I saw this amusing video where confused college students willingly walk into proud and unaware declarations of hypocrisy concerning religious freedom. Videos like this prove little about the actual merits of an argument because it’s not hard to find someone who supports a position while simultaneously not having thought it through very deeply. It could be that there are thoughtful people with great reasons for holding a viewpoint, but you can be sure the producer of the video isn’t going to put them in the montage for one reason; they aren’t funny.
Nonetheless, you should watch this video because it’s funny and it supports my point of view.
I was talking through these issues with a gay friend of mine who agrees with me that florists, photographers and bakers shouldn’t be required to provide services for events that conflict with their religious values.
But I knew the issue well enough to know that we’d soon bump into a disagreement about how to form a law around such issues. I knew we wouldn’t reach agreement because I can’t decide for myself where a line should be drawn. For my friend, the location of the line was easy; don’t draw one at all.
He was of the opinion that no one should be forced to serve him at all if they objected to his homosexuality. Not only should the baker be free to withhold his services to make a gay-themed cake for a wedding, the baker should also be free to refuse to sell a cookie to two men who walked in his store holding hands. His position is appealing because it appeals to the ethic of autonomy with the side benefit of being 100% consistent across all concerns. He’s of the opinion that free market forces would easily resolve the situation by driving the baker out of business.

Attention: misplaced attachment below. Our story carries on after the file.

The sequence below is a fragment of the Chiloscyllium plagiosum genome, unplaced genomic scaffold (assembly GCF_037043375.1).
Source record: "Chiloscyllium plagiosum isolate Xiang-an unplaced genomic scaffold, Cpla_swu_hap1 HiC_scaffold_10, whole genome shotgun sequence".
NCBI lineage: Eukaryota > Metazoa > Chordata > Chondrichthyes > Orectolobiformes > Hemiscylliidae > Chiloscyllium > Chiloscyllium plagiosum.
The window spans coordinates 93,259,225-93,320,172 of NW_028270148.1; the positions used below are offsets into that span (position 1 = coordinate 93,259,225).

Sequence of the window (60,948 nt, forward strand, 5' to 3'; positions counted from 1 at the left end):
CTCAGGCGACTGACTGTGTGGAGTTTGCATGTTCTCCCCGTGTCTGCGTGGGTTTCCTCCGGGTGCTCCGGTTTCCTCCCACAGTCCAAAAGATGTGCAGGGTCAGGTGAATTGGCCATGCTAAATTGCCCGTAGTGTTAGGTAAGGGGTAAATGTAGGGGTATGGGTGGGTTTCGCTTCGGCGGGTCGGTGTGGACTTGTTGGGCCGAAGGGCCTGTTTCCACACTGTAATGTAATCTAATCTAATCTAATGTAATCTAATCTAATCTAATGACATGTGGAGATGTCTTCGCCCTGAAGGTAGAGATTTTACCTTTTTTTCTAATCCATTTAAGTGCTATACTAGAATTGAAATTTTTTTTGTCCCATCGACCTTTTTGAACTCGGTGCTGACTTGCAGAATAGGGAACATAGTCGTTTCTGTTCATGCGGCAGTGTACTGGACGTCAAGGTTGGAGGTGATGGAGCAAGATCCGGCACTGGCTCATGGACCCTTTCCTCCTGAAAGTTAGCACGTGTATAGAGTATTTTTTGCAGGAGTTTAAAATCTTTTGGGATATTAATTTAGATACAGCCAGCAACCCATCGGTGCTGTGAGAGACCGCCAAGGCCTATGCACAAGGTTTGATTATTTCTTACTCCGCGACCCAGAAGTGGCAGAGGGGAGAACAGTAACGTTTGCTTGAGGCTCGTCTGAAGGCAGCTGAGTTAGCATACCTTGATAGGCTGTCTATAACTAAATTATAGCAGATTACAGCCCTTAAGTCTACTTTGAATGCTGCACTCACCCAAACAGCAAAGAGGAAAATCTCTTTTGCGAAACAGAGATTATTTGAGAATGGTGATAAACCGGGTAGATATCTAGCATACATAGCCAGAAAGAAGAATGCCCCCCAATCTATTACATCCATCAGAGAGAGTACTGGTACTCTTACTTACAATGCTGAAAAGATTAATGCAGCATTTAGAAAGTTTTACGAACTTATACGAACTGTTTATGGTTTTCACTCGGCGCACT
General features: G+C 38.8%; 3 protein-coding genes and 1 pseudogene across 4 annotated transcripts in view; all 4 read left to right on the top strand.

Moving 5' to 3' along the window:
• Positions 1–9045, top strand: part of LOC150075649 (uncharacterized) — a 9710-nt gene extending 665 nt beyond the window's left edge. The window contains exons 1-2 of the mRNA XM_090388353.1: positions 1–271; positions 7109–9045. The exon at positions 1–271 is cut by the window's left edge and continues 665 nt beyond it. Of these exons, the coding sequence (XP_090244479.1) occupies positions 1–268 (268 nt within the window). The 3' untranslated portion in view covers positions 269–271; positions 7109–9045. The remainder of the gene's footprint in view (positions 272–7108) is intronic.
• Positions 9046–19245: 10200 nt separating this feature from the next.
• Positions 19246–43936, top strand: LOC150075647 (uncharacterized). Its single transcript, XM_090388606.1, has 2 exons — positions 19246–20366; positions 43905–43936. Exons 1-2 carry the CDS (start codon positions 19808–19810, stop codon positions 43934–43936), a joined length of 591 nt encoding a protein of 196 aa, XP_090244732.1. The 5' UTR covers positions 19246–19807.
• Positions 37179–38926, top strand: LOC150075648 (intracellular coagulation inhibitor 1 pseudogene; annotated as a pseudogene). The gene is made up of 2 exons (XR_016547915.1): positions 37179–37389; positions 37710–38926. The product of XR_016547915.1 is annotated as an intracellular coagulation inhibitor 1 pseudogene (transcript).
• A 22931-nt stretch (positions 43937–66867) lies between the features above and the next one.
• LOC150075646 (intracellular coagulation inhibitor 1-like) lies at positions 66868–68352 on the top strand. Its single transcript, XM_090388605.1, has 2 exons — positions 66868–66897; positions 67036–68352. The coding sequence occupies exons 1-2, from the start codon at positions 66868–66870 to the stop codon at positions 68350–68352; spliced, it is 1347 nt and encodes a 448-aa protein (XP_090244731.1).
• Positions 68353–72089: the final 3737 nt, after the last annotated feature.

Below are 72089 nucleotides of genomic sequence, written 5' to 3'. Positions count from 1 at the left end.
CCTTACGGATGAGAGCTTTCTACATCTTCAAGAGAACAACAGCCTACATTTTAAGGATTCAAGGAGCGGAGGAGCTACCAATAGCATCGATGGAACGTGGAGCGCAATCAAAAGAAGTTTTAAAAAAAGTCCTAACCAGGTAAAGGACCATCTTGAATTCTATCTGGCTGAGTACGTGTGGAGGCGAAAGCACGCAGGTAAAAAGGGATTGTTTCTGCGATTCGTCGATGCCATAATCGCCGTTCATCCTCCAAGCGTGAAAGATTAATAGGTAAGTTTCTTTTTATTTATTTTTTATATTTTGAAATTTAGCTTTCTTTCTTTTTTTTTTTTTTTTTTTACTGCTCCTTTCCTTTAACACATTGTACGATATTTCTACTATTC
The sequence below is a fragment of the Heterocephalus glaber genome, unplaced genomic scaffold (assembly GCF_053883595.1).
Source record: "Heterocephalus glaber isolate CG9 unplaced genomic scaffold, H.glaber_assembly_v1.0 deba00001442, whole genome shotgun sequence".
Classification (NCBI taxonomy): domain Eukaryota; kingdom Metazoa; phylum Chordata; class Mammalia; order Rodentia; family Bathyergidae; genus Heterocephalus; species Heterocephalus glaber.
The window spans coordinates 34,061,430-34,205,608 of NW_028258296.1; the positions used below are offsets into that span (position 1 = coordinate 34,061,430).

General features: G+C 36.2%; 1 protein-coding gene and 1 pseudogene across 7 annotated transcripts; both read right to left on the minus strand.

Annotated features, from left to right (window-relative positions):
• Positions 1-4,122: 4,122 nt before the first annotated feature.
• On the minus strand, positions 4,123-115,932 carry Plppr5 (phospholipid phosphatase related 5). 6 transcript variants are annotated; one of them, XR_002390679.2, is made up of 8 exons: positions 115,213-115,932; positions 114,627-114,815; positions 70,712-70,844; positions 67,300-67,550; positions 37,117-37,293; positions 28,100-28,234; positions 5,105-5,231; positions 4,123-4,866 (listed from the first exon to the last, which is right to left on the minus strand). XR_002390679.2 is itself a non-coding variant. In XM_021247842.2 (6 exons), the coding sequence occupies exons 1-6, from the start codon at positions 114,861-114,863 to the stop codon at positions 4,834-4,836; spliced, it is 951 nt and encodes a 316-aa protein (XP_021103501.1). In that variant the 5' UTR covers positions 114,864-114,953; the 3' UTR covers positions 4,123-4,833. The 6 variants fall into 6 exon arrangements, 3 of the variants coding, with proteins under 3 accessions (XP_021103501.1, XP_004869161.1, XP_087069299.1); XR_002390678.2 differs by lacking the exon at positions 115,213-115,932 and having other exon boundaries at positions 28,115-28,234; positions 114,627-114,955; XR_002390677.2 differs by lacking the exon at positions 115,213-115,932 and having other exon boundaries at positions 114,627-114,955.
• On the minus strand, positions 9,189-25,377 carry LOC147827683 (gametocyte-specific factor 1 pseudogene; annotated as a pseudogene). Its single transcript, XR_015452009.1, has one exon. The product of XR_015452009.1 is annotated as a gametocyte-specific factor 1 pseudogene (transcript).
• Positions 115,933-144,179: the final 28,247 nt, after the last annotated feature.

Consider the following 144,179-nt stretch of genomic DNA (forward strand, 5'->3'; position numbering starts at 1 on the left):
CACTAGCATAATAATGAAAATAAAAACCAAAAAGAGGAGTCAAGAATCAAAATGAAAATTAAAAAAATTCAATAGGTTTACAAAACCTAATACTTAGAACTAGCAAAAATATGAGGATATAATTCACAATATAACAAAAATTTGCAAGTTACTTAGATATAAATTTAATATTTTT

Because it’s nearly impossible to define what is and what is not “religious” I have a concern that the principle can be abused and used to justify any sort of bigotry. I believe there is also an ethic of equality that also needs to be respected. The free market might cause ghettos to arise where some parts of Mississippi refused to serve Africans entirely and some parts of California refused to serve Mormons entirely (because in Northern California Christianity is already borderline illegal).
When a baker or a florist might be exercising a certain measure of artistic expression in performing their services for a wedding, I think their consciences should be respected even if I don’t have their same concerns. But when they are offering a tangible product in an open storefront the situation is different. For lack of a more sophisticated way of saying it: individuals should be allowed to choose where they take their business but shouldn’t be allowed to refuse who may enter their business (some non-legally protected exceptions apply).
The problem I have with my proposal is that I immediately encounter an exception. There are some forms of Judaism and Islam that prohibit men from touching women. I don’t think a Muslim barber should be required to cut the hair of a woman. A lawsuit surrounding this issue was filed in Toronto in 2012 and settled civilly and privately. But eventually I feel as this sort of case will find its way into our public legal hearings. If you want to assume a barber is providing a creative service perhaps consider the situation for a Muslim doctor.
Our current value of equality will continue to confront or value of autonomy. How they will be sorted out will represent injustice in some regard. Someone isn’t going to get their way and it will feel unfair. How do we celebrate someone’s personal freedom when it denies us equality? How do we celebrate equality when it binds our own conscience?
Lord help us.